Anderson posits it is the role of the president to find resources that enable others to push the boundaries of what is possible in higher education. Faculty, students, staff, and alumni have phenomenal ideas. The president enthusiastically ticks off a list, “We have faculty and students who have partnered with Lancaster Conservancy and Stroud Water Research Center to create watershed educational programs. We have faculty and students involved in the Providence Project, researching the role of Lancaster in the birth of the nation and establishing American values. We have a staff member and students converting a 1970 Volkswagen bus to be powered by electricity. We have an alum, Roy Clair, who assisted us in creating the Entertainment Technology program to meet the needs of expanding opportunities in that field.” Anderson pauses for breath, but he’s clearly not finished. 

“When I arrived at Millersville, a faculty member came to me because he’d read about my work with Springbrook, an organization that provides services for persons with developmental differences.  The faculty said, ‘I have an idea. I want to start a program for students with intellectual disabilities.’” That idea became a reality—The Career and Life Skills Program—which recently received a $2.36 million grant from the United States Department of Education to replicate the program around the country.

The two-year certificate program is a full-inclusion individualized life plan with life coaches. “We accepted our first student in 2014,” Dr. Anderson says with a smile as he speaks about Daniel. Daniel lives on campus and audits classes. He’s the assistant stage manager in the theatre department and works in food services—hoping to one day work at a dinner theatre. The program accepted eight more students in 2015. Anderson is proud that Millersville is passionate about providing educational opportunities for a diverse population of students.

Anderson’s personal passion is sustainability. “Sustainability impacts all our lives and disproportionately affects those who are disadvantaged. It involves environmental protection, social justice, and economic vitality. These are complex issues that future generations are going to have to resolve,” he says. “We need the brainpower and the compassion, not just the passion, of tomorrow’s world leaders that are in our universities today.” This spring the institution will break ground on a net-zero energy admissions welcome center which will also be a community resource for sustainability education. Flat screen monitors in the facility will allow people can see how energy is being produced and consumed.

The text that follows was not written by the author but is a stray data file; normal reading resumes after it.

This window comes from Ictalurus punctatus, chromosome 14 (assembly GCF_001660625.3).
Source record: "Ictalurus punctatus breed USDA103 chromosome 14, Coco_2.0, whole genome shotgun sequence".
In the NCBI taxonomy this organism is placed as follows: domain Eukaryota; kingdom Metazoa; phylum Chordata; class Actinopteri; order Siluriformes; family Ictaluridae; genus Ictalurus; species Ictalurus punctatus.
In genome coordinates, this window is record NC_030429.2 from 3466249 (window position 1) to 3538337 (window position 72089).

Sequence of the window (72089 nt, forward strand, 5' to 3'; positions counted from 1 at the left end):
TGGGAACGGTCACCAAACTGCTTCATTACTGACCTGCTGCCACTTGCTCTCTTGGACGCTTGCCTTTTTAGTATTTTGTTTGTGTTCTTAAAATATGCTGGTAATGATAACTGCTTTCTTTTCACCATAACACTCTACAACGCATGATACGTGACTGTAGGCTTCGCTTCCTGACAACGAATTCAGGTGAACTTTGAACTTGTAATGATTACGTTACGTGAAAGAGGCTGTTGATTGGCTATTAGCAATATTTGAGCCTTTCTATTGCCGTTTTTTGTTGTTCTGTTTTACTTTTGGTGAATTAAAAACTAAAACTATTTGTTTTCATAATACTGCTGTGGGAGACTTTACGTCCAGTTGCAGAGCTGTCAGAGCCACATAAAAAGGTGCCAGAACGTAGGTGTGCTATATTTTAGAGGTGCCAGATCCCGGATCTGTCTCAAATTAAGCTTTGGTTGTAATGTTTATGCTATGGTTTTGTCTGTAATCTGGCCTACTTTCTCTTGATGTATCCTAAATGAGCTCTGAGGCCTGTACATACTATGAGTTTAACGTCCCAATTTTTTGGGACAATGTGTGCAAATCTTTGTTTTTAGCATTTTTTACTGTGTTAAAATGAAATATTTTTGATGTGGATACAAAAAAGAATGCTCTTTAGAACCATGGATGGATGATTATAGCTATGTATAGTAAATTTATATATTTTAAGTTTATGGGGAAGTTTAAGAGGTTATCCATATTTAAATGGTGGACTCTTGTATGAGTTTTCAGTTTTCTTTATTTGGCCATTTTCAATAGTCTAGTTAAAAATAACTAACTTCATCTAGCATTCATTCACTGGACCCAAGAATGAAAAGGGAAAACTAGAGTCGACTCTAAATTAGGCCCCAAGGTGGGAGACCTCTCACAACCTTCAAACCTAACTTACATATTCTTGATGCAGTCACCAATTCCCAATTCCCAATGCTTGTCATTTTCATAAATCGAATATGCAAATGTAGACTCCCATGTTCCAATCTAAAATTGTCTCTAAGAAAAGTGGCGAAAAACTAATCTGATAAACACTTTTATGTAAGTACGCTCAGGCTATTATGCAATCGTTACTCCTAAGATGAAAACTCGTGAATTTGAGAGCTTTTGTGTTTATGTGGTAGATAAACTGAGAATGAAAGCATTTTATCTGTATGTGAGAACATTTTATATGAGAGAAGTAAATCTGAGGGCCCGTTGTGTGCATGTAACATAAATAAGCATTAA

When Dr. Anderson considers his own personal endeavor, he likens it to a quest. “I’m always looking for new challenges, both personal and professional. Whether it’s creating opportunities for students, assisting businesses in meeting workforce needs, or educating for a sustainable future…that’s what drives me.”

It has been said that a good educator motivates others to find their passion, discover new phenomena, and become triggers of social change. John Anderson obviously has a passion for doing just that at Millersville University; the paradox is that this educator finds himself motivated and energized by the creative, talented university community who constantly challenge him to push the boundaries of the possible.